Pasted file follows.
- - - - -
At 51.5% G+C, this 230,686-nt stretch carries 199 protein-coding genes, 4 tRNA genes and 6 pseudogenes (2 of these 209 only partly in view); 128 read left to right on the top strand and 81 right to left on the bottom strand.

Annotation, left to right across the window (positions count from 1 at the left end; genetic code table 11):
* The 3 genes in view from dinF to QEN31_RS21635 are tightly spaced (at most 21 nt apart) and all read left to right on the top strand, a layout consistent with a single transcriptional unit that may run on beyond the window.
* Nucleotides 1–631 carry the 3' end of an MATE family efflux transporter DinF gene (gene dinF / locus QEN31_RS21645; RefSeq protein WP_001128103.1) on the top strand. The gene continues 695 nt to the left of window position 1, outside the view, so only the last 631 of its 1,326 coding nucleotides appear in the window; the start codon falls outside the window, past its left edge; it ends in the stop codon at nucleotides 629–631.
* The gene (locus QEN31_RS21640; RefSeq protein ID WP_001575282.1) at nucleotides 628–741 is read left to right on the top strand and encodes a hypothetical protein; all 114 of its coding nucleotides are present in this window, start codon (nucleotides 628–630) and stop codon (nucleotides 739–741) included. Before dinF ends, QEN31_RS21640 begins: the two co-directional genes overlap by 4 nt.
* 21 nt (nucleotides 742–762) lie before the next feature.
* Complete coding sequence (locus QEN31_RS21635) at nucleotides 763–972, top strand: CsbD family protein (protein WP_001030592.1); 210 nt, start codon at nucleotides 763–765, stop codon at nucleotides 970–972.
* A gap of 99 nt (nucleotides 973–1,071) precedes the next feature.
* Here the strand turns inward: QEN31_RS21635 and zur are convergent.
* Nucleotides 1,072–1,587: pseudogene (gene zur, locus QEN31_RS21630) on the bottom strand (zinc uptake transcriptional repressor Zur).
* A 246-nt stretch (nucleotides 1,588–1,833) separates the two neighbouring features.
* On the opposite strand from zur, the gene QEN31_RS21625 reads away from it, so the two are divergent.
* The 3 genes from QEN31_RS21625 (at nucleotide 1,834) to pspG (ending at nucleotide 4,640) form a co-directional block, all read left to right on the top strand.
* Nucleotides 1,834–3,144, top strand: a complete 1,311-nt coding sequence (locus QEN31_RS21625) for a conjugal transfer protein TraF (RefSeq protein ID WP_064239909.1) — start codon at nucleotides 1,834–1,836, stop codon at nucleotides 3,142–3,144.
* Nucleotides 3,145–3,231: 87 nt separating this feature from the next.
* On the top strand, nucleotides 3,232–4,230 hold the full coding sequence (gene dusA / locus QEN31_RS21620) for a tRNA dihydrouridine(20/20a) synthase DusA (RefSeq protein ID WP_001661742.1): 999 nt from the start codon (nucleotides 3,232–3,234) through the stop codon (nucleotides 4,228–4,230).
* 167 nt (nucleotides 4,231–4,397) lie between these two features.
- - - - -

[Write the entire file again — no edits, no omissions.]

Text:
At 51.5% G+C, this 230,686-nt stretch carries 199 protein-coding genes, 4 tRNA genes and 6 pseudogenes (2 of these 209 only partly in view); 128 read left to right on the top strand and 81 right to left on the bottom strand.

Annotation, left to right across the window (positions count from 1 at the left end; genetic code table 11):
* The 3 genes in view from dinF to QEN31_RS21635 are tightly spaced (at most 21 nt apart) and all read left to right on the top strand, a layout consistent with a single transcriptional unit that may run on beyond the window.
* Nucleotides 1–631 carry the 3' end of an MATE family efflux transporter DinF gene (gene dinF / locus QEN31_RS21645; RefSeq protein WP_001128103.1) on the top strand. The gene continues 695 nt to the left of window position 1, outside the view, so only the last 631 of its 1,326 coding nucleotides appear in the window; the start codon falls outside the window, past its left edge; it ends in the stop codon at nucleotides 629–631.
* The gene (locus QEN31_RS21640; RefSeq protein ID WP_001575282.1) at nucleotides 628–741 is read left to right on the top strand and encodes a hypothetical protein; all 114 of its coding nucleotides are present in this window, start codon (nucleotides 628–630) and stop codon (nucleotides 739–741) included. Before dinF ends, QEN31_RS21640 begins: the two co-directional genes overlap by 4 nt.
* 21 nt (nucleotides 742–762) lie before the next feature.
* Complete coding sequence (locus QEN31_RS21635) at nucleotides 763–972, top strand: CsbD family protein (protein WP_001030592.1); 210 nt, start codon at nucleotides 763–765, stop codon at nucleotides 970–972.
* A gap of 99 nt (nucleotides 973–1,071) precedes the next feature.
* Here the strand turns inward: QEN31_RS21635 and zur are convergent.
* Nucleotides 1,072–1,587: pseudogene (gene zur, locus QEN31_RS21630) on the bottom strand (zinc uptake transcriptional repressor Zur).
* A 246-nt stretch (nucleotides 1,588–1,833) separates the two neighbouring features.
* On the opposite strand from zur, the gene QEN31_RS21625 reads away from it, so the two are divergent.
* The 3 genes from QEN31_RS21625 (at nucleotide 1,834) to pspG (ending at nucleotide 4,640) form a co-directional block, all read left to right on the top strand.
* Nucleotides 1,834–3,144, top strand: a complete 1,311-nt coding sequence (locus QEN31_RS21625) for a conjugal transfer protein TraF (RefSeq protein ID WP_064239909.1) — start codon at nucleotides 1,834–1,836, stop codon at nucleotides 3,142–3,144.
* Nucleotides 3,145–3,231: 87 nt separating this feature from the next.
* On the top strand, nucleotides 3,232–4,230 hold the full coding sequence (gene dusA / locus QEN31_RS21620) for a tRNA dihydrouridine(20/20a) synthase DusA (RefSeq protein ID WP_001661742.1): 999 nt from the start codon (nucleotides 3,232–3,234) through the stop codon (nucleotides 4,228–4,230).
* 167 nt (nucleotides 4,231–4,397) lie between these two features.